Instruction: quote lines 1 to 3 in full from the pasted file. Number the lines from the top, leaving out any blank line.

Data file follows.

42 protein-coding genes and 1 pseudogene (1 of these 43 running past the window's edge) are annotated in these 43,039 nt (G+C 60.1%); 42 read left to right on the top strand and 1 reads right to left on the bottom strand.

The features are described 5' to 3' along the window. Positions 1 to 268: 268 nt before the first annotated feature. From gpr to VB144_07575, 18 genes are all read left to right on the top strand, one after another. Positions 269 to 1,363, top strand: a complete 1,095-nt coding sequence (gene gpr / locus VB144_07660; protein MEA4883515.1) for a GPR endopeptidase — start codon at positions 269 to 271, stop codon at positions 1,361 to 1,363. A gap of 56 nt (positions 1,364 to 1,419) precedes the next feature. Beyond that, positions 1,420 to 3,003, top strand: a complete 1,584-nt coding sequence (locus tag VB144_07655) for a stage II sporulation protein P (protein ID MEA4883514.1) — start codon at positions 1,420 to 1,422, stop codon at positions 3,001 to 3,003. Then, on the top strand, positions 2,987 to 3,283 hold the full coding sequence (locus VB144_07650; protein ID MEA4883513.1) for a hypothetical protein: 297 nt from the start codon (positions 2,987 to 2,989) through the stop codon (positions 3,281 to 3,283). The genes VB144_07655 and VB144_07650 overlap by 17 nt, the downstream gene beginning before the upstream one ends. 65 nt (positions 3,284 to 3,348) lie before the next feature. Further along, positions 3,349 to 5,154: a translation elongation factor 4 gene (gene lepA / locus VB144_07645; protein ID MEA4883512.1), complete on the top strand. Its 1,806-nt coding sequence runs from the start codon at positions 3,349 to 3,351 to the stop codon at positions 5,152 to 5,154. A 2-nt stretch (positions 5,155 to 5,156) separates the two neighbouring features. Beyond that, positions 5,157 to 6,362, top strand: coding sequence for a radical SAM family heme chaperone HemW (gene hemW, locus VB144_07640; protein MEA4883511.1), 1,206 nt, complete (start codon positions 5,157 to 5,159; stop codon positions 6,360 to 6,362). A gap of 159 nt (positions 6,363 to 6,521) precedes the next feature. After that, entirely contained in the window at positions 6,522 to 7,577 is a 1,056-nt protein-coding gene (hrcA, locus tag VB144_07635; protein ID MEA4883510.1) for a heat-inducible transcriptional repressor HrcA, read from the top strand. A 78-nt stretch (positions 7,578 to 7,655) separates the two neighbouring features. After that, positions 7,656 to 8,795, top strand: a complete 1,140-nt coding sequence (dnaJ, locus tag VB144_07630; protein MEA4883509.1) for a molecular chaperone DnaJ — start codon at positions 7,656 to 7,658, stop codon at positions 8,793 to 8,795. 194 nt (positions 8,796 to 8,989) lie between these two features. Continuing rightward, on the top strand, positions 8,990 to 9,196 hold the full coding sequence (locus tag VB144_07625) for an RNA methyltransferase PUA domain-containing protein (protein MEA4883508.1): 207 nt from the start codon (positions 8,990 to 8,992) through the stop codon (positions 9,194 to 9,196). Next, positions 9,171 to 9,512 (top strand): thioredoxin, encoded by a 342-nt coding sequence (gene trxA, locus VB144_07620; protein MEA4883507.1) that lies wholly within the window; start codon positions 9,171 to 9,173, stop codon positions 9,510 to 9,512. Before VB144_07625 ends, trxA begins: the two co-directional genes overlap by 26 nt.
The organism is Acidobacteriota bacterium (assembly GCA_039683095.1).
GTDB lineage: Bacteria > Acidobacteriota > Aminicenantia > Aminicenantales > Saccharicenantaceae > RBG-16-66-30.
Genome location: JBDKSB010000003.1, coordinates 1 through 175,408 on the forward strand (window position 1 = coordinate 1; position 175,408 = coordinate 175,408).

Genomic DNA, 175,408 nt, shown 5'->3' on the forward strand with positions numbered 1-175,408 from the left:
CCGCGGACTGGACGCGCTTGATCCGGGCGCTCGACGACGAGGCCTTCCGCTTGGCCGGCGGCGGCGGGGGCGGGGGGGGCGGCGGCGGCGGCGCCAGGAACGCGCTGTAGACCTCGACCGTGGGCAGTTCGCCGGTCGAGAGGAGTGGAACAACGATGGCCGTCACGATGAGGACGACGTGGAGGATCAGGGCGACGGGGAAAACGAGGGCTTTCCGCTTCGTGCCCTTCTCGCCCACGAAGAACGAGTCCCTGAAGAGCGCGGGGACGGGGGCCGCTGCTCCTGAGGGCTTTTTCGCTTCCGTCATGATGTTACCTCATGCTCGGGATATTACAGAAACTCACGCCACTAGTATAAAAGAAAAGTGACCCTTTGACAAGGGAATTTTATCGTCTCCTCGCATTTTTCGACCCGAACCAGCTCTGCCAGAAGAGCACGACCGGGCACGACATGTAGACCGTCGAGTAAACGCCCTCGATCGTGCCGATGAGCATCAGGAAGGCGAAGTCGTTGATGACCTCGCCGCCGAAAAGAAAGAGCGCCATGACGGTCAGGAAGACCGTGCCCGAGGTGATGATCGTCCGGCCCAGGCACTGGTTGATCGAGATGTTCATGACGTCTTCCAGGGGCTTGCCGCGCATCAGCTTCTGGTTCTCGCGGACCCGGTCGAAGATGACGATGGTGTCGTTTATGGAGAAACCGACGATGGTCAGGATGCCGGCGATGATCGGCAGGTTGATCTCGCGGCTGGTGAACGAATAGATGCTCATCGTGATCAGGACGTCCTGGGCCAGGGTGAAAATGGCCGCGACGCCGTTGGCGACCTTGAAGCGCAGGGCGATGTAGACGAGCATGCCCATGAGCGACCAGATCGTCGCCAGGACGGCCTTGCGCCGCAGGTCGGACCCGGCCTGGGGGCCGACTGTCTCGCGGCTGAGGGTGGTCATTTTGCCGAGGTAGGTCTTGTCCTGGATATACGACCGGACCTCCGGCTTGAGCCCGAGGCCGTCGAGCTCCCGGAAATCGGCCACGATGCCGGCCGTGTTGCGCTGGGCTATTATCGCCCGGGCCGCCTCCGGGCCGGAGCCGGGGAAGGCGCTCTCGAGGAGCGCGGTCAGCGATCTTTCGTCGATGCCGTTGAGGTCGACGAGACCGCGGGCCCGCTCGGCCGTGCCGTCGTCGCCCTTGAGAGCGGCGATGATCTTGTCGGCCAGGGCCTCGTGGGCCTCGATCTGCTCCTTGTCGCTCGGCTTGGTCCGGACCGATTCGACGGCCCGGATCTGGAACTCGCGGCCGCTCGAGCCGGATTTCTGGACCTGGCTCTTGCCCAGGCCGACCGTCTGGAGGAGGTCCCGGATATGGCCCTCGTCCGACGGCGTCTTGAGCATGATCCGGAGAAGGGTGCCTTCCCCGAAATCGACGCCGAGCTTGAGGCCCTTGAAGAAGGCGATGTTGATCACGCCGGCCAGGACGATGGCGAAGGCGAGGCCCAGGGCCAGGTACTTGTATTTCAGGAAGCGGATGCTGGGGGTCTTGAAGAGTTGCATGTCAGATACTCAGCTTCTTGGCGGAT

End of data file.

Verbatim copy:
42 protein-coding genes and 1 pseudogene (1 of these 43 running past the window's edge) are annotated in these 43,039 nt (G+C 60.1%); 42 read left to right on the top strand and 1 reads right to left on the bottom strand.

The features are described 5' to 3' along the window. Positions 1 to 268: 268 nt before the first annotated feature. From gpr to VB144_07575, 18 genes are all read left to right on the top strand, one after another. Positions 269 to 1,363, top strand: a complete 1,095-nt coding sequence (gene gpr / locus VB144_07660; protein MEA4883515.1) for a GPR endopeptidase — start codon at positions 269 to 271, stop codon at positions 1,361 to 1,363. A gap of 56 nt (positions 1,364 to 1,419) precedes the next feature. Beyond that, positions 1,420 to 3,003, top strand: a complete 1,584-nt coding sequence (locus tag VB144_07655) for a stage II sporulation protein P (protein ID MEA4883514.1) — start codon at positions 1,420 to 1,422, stop codon at positions 3,001 to 3,003. Then, on the top strand, positions 2,987 to 3,283 hold the full coding sequence (locus VB144_07650; protein ID MEA4883513.1) for a hypothetical protein: 297 nt from the start codon (positions 2,987 to 2,989) through the stop codon (positions 3,281 to 3,283). The genes VB144_07655 and VB144_07650 overlap by 17 nt, the downstream gene beginning before the upstream one ends. 65 nt (positions 3,284 to 3,348) lie before the next feature. Further along, positions 3,349 to 5,154: a translation elongation factor 4 gene (gene lepA / locus VB144_07645; protein ID MEA4883512.1), complete on the top strand. Its 1,806-nt coding sequence runs from the start codon at positions 3,349 to 3,351 to the stop codon at positions 5,152 to 5,154. A 2-nt stretch (positions 5,155 to 5,156) separates the two neighbouring features. Beyond that, positions 5,157 to 6,362, top strand: coding sequence for a radical SAM family heme chaperone HemW (gene hemW, locus VB144_07640; protein MEA4883511.1), 1,206 nt, complete (start codon positions 5,157 to 5,159; stop codon positions 6,360 to 6,362). A gap of 159 nt (positions 6,363 to 6,521) precedes the next feature. After that, entirely contained in the window at positions 6,522 to 7,577 is a 1,056-nt protein-coding gene (hrcA, locus tag VB144_07635; protein ID MEA4883510.1) for a heat-inducible transcriptional repressor HrcA, read from the top strand. A 78-nt stretch (positions 7,578 to 7,655) separates the two neighbouring features. After that, positions 7,656 to 8,795, top strand: a complete 1,140-nt coding sequence (dnaJ, locus tag VB144_07630; protein MEA4883509.1) for a molecular chaperone DnaJ — start codon at positions 7,656 to 7,658, stop codon at positions 8,793 to 8,795. 194 nt (positions 8,796 to 8,989) lie between these two features. Continuing rightward, on the top strand, positions 8,990 to 9,196 hold the full coding sequence (locus tag VB144_07625) for an RNA methyltransferase PUA domain-containing protein (protein MEA4883508.1): 207 nt from the start codon (positions 8,990 to 8,992) through the stop codon (positions 9,194 to 9,196). Next, positions 9,171 to 9,512 (top strand): thioredoxin, encoded by a 342-nt coding sequence (gene trxA, locus VB144_07620; protein MEA4883507.1) that lies wholly within the window; start codon positions 9,171 to 9,173, stop codon positions 9,510 to 9,512. Before VB144_07625 ends, trxA begins: the two co-directional genes overlap by 26 nt.
The organism is Acidobacteriota bacterium (assembly GCA_039683095.1).